The Surprising Reason You Should Add Vodka To Your Pie Crust

Anyone who has made a pie crust from scratch knows that it can be a tricky pastry to work with and get just right. After all, no one wants a wet, chewy, or dense homemade pie, do they? But making one that's light, flaky, and perfectly tender can be difficult to achieve without overworking the dough and making it tough. Fortunately, adding vodka to your list of ingredients can help make your homemade pie crust turn out practically perfect every time.

According to Serious Eats, vodka is something of a secret weapon for amazing pie crust. Eighty proof vodka is made up of just 60% water and 40% alcohol which makes it a great substitute for water in pie crust. The reason vodka is such a great addition to pie crust is that it does not cause gluten to develop when mixed with flour, according to Cook's Illustrated. Related to eliminating the toughness that overworked water-based dough can develop, vodka can also make the dough easier to roll out, as you can use more liquid overall. And, no, it shouldn't get too soggy, because alcohol will cook out of the dough more quickly than plain old water.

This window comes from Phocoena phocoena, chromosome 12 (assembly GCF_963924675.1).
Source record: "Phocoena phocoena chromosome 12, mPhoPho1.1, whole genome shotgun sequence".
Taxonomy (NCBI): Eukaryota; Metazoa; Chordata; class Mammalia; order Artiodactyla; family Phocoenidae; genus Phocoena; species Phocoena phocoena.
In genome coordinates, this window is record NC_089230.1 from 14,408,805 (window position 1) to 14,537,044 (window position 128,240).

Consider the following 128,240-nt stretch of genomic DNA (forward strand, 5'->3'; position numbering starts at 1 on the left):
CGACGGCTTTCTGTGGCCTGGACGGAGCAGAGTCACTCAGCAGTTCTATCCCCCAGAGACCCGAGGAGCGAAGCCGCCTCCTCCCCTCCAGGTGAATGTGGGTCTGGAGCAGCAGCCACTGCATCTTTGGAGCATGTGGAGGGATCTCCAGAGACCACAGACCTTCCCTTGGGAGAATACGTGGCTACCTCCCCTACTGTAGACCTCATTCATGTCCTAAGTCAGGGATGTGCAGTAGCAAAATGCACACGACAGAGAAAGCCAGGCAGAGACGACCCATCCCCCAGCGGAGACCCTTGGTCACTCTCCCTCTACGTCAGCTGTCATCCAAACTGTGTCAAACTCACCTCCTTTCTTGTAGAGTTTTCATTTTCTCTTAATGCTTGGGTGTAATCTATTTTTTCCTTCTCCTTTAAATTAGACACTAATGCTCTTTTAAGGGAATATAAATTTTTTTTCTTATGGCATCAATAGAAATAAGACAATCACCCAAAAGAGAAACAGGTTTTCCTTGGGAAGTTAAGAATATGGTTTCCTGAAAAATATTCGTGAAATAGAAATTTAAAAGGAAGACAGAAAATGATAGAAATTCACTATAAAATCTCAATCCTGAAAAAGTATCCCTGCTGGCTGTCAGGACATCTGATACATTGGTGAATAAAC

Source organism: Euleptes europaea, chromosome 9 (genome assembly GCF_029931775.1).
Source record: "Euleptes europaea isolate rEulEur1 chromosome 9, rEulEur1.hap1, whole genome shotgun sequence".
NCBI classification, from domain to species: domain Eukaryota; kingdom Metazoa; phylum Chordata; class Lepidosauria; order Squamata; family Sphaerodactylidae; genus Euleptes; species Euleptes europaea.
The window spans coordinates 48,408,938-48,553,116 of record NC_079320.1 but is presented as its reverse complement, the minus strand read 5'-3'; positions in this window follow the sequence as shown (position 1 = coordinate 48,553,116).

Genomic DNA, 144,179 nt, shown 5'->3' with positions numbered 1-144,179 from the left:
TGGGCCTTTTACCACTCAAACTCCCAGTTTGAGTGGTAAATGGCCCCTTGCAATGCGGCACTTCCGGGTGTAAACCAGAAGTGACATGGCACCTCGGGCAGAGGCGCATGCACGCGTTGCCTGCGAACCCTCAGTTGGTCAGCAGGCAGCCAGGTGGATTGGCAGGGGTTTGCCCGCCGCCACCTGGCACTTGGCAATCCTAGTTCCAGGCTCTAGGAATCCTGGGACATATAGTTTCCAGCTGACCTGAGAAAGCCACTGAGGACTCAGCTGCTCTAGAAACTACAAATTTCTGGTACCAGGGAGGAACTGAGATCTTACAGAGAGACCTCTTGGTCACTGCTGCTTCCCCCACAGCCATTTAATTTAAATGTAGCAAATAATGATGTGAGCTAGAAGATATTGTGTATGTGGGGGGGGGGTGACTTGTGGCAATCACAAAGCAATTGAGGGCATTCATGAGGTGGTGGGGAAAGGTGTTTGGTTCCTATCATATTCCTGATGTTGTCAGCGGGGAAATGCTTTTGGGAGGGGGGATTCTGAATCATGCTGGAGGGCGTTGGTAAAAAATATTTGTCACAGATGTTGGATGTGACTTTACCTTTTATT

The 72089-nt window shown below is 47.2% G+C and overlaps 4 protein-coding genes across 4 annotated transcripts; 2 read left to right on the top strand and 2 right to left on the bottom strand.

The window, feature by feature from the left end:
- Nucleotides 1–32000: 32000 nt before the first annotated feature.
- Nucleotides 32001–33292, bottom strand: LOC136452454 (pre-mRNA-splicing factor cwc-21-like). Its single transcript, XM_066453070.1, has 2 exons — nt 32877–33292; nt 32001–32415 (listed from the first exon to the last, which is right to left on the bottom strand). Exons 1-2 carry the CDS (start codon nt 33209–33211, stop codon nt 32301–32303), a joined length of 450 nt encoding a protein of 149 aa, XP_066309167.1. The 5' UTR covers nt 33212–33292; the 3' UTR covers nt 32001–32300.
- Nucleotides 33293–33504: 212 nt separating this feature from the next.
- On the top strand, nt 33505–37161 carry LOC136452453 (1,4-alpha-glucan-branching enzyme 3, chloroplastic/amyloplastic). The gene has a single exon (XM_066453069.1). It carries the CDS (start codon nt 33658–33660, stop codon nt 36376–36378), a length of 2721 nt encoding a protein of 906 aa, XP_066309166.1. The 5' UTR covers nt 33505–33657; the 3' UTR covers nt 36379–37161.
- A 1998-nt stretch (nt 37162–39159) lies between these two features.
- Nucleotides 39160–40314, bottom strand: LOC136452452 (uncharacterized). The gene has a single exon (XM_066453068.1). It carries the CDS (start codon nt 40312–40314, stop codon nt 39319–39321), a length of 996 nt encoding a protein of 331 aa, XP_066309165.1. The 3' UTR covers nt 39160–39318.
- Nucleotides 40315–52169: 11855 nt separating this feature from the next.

You can use other kinds of liquor, too

The heat of the oven that bakes the pie crust also causes the alcohol from the vodka to evaporate out of the mixture rather quickly, as Cook's Illustrated reports. While the alcohol doesn't completely disappear from the pastry, enough departs that the vodka cannot be tasted by most people. That's precisely why you can use other kinds of liquor in your pie crusts, too. 

To demonstrate the versatility of alcohol-based pie crusts, Cook's Illustrated tested crusts made with rum, whiskey, and gin instead of vodka. All of them made for great-tasting and flaky pastries without any lingering flavors of alcohol or odd textures. This means that, even if you don't typically keep vodka at your house, you can use a different liquor that you do happen to have on hand. Just make sure to use a spirit that's 80 proof for the best results.